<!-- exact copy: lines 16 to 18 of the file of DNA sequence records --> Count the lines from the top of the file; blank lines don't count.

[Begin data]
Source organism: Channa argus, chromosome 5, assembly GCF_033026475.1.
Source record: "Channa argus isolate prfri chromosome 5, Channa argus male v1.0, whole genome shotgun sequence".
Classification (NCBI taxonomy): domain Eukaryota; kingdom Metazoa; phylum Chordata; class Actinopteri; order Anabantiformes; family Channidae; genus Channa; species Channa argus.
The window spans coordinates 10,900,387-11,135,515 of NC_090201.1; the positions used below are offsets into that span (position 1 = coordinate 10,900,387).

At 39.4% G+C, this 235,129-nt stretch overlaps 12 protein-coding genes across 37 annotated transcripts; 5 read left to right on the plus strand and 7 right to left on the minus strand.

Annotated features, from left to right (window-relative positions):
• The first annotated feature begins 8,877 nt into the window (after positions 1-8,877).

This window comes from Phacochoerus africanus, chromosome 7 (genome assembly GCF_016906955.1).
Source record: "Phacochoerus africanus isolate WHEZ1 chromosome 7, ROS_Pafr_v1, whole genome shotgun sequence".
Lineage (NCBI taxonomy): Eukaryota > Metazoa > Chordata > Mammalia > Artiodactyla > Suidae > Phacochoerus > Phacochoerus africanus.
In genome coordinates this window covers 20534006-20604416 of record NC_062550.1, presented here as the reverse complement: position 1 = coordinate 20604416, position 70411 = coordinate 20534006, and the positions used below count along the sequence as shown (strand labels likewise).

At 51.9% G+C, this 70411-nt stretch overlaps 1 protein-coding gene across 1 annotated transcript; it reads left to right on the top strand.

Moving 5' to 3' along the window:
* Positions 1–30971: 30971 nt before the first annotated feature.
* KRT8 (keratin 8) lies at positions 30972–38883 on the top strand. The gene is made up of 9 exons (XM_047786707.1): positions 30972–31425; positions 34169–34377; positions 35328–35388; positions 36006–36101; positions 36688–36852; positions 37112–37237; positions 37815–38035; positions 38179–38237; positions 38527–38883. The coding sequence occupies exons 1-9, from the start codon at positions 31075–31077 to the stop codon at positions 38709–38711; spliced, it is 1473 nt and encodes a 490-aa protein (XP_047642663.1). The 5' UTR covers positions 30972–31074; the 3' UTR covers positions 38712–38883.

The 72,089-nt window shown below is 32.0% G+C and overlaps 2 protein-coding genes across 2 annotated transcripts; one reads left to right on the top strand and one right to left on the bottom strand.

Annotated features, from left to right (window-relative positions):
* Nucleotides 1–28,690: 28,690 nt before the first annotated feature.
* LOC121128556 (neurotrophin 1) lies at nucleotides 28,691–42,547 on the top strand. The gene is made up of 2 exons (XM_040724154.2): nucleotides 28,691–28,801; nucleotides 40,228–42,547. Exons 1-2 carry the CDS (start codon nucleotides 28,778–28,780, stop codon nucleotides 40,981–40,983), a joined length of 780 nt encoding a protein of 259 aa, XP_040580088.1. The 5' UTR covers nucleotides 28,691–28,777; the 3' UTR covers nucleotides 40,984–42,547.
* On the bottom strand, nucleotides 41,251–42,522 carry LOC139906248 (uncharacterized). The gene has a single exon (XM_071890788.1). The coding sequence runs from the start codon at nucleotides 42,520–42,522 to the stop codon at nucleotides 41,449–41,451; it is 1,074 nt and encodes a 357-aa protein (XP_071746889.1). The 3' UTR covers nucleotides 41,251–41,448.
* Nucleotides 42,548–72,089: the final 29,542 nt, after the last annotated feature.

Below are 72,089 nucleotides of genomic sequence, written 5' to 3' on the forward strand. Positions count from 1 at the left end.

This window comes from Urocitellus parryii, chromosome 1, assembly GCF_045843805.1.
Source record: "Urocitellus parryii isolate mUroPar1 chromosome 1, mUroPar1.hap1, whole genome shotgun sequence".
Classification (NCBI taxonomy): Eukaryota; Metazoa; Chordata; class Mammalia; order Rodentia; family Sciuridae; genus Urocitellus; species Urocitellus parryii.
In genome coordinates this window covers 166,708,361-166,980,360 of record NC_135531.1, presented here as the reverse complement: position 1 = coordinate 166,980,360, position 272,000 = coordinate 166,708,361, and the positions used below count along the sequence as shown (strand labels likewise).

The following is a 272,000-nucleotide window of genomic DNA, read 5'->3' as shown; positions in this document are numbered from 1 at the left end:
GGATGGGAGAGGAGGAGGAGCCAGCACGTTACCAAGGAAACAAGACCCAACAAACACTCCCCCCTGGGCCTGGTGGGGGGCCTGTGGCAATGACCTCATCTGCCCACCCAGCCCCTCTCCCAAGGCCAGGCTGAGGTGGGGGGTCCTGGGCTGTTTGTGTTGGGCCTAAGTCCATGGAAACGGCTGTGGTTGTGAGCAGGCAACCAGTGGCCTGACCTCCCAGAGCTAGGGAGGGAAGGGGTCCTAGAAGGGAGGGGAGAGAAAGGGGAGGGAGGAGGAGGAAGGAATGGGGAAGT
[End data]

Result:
The 72,089-nt window shown below is 32.0% G+C and overlaps 2 protein-coding genes across 2 annotated transcripts; one reads left to right on the top strand and one right to left on the bottom strand.

Annotated features, from left to right (window-relative positions):
* Nucleotides 1–28,690: 28,690 nt before the first annotated feature.